Foreclosure Dilemma

Washington The foreclosure crisis is two years old. But today the head of a congressional oversight panel said regulators still know surprisingly little about what is driving foreclosures and how well efforts to stop them are working.

"The foreclosure crisis is two years old. We haven't found the bottom yet. You know, we're out there struggling. Prices are still going down. But we're caught in a downward cycle," said Warren Chair with the Congressional Oversight Panel.

The panel is encouraged by President Obama's plan to deal with the foreclosure crisis, but said it may not do enough for people who owe more on their mortgage than their home is worth.

"That's a foreclosure waiting to happen. And this plan says we're not going to deal with that. That also means certain areas of the country, the ones who have been the hardest hit, are not going to be able to take advantage of the plan," said Chair.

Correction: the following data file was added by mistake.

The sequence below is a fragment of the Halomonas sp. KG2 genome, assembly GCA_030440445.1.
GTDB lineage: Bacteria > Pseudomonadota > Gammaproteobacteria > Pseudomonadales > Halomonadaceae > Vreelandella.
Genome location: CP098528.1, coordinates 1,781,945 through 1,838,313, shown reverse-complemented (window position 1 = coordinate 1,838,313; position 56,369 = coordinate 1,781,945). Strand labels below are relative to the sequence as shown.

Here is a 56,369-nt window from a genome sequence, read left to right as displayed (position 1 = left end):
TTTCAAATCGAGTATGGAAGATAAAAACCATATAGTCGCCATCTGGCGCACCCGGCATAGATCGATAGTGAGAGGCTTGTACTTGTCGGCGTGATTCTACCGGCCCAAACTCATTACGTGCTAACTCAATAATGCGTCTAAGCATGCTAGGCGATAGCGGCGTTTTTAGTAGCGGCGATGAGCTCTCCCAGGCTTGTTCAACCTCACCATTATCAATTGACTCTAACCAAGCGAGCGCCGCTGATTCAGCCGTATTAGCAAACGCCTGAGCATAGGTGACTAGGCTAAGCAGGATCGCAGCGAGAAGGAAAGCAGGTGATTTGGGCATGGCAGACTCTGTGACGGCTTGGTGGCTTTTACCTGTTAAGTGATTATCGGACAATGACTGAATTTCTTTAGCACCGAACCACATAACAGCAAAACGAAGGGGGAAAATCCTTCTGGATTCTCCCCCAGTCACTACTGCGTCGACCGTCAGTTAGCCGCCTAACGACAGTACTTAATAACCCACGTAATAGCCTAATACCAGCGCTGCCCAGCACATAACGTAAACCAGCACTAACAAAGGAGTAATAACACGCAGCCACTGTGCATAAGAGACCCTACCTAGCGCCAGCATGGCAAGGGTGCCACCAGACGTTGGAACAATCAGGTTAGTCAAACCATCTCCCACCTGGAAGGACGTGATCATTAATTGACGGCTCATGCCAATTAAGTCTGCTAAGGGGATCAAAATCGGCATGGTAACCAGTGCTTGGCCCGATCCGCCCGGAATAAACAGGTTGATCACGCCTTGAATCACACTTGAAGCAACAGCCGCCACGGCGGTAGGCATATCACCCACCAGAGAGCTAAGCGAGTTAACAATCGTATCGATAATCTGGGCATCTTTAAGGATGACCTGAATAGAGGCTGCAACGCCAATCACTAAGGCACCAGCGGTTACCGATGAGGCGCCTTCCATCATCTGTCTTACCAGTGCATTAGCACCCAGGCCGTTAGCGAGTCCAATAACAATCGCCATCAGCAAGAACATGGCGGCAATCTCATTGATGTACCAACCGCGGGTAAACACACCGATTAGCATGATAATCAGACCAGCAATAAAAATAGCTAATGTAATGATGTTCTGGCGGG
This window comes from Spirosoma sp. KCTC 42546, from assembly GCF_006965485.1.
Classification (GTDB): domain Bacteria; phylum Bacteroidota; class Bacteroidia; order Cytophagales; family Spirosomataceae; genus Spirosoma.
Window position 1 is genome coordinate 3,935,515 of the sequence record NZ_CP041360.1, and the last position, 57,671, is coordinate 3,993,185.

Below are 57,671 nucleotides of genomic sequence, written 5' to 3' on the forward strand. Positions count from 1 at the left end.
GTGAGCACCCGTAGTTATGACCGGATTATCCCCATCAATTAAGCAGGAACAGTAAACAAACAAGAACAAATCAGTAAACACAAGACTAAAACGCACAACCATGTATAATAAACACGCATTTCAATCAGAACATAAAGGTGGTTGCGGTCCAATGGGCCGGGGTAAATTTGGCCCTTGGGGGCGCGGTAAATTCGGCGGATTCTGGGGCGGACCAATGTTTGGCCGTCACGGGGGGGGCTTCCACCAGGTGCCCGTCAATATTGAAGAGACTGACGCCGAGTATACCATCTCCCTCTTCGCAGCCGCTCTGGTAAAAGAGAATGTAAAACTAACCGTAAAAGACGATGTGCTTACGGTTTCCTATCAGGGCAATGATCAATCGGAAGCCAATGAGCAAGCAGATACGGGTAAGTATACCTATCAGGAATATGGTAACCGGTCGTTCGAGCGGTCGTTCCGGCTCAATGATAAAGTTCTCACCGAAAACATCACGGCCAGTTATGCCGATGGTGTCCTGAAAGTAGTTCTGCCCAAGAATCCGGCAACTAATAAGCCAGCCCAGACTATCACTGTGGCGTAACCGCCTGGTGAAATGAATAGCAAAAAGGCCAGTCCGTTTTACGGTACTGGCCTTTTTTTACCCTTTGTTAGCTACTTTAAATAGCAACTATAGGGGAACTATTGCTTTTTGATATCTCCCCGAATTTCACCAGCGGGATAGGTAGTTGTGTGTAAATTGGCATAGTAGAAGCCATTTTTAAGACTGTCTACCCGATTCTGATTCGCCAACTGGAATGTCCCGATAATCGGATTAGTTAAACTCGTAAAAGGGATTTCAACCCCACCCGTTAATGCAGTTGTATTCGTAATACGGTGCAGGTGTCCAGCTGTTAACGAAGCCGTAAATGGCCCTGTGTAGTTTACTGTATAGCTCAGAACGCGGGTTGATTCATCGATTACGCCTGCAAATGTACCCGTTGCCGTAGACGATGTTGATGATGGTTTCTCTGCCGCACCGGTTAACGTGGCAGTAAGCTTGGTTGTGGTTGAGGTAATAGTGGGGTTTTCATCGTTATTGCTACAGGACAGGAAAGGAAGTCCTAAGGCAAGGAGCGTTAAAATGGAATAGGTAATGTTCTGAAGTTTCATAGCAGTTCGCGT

The report comes amid more grim housing news across the country. More than 11 percent of homeowners with a mortgage are in foreclosure or at least a month behind in new urgency for lawmakers to help.

Thursday night the House of Representatives passed a bill allowing bankruptcy judges to help homeowners by forcing lenders to "cramdown" or reduce home values and lower interest rates. That bill must now be considered by the senate.

Friday's report points out a difficult chicken-and-egg problem. Stabilizing the housing market will not solve the economic crisis, it says, but the economic crisis cannot be solved without first stabilizing the housing market.


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